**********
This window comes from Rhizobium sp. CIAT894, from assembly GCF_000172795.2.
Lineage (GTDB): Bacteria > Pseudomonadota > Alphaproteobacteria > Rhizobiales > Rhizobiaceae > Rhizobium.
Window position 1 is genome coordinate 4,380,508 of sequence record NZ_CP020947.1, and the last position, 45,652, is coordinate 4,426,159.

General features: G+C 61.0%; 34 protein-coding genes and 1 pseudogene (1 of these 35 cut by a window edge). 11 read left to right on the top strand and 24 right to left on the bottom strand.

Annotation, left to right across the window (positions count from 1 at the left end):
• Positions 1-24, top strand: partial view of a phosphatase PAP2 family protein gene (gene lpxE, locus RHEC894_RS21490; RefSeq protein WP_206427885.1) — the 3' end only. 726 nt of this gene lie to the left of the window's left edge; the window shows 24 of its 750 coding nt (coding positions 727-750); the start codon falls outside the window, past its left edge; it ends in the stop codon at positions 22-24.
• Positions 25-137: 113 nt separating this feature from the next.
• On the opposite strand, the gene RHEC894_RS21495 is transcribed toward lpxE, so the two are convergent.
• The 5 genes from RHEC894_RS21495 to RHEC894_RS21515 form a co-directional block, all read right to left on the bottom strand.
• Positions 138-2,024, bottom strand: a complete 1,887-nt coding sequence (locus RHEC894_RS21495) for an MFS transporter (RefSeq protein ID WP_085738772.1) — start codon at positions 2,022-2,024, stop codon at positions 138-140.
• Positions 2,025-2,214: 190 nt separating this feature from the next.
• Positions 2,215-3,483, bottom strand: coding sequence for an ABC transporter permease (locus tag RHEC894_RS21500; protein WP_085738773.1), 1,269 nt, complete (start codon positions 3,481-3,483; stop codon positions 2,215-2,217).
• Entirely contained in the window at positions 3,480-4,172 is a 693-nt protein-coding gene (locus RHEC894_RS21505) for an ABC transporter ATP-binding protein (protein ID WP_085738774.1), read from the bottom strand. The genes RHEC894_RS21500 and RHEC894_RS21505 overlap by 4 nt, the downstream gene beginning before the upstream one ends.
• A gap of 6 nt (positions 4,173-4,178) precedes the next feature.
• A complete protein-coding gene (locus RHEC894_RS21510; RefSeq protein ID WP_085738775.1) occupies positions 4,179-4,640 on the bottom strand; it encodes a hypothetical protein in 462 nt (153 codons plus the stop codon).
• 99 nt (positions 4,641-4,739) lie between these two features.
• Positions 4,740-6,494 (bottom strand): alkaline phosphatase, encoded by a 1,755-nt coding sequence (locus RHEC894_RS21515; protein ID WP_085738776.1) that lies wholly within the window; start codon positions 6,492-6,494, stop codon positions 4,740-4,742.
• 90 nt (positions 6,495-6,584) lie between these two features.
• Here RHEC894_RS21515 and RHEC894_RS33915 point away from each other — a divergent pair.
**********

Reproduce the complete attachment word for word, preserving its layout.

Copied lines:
This window comes from Rhizobium sp. CIAT894, from assembly GCF_000172795.2.
Lineage (GTDB): Bacteria > Pseudomonadota > Alphaproteobacteria > Rhizobiales > Rhizobiaceae > Rhizobium.
Window position 1 is genome coordinate 4,380,508 of sequence record NZ_CP020947.1, and the last position, 45,652, is coordinate 4,426,159.

General features: G+C 61.0%; 34 protein-coding genes and 1 pseudogene (1 of these 35 cut by a window edge). 11 read left to right on the top strand and 24 right to left on the bottom strand.

Annotation, left to right across the window (positions count from 1 at the left end):
• Positions 1-24, top strand: partial view of a phosphatase PAP2 family protein gene (gene lpxE, locus RHEC894_RS21490; RefSeq protein WP_206427885.1) — the 3' end only. 726 nt of this gene lie to the left of the window's left edge; the window shows 24 of its 750 coding nt (coding positions 727-750); the start codon falls outside the window, past its left edge; it ends in the stop codon at positions 22-24.
• Positions 25-137: 113 nt separating this feature from the next.
• On the opposite strand, the gene RHEC894_RS21495 is transcribed toward lpxE, so the two are convergent.
• The 5 genes from RHEC894_RS21495 to RHEC894_RS21515 form a co-directional block, all read right to left on the bottom strand.
• Positions 138-2,024, bottom strand: a complete 1,887-nt coding sequence (locus RHEC894_RS21495) for an MFS transporter (RefSeq protein ID WP_085738772.1) — start codon at positions 2,022-2,024, stop codon at positions 138-140.
• Positions 2,025-2,214: 190 nt separating this feature from the next.
• Positions 2,215-3,483, bottom strand: coding sequence for an ABC transporter permease (locus tag RHEC894_RS21500; protein WP_085738773.1), 1,269 nt, complete (start codon positions 3,481-3,483; stop codon positions 2,215-2,217).
• Entirely contained in the window at positions 3,480-4,172 is a 693-nt protein-coding gene (locus RHEC894_RS21505) for an ABC transporter ATP-binding protein (protein ID WP_085738774.1), read from the bottom strand. The genes RHEC894_RS21500 and RHEC894_RS21505 overlap by 4 nt, the downstream gene beginning before the upstream one ends.
• A gap of 6 nt (positions 4,173-4,178) precedes the next feature.
• A complete protein-coding gene (locus RHEC894_RS21510; RefSeq protein ID WP_085738775.1) occupies positions 4,179-4,640 on the bottom strand; it encodes a hypothetical protein in 462 nt (153 codons plus the stop codon).
• 99 nt (positions 4,641-4,739) lie between these two features.
• Positions 4,740-6,494 (bottom strand): alkaline phosphatase, encoded by a 1,755-nt coding sequence (locus RHEC894_RS21515; protein ID WP_085738776.1) that lies wholly within the window; start codon positions 6,492-6,494, stop codon positions 4,740-4,742.
• 90 nt (positions 6,495-6,584) lie between these two features.
• Here RHEC894_RS21515 and RHEC894_RS33915 point away from each other — a divergent pair.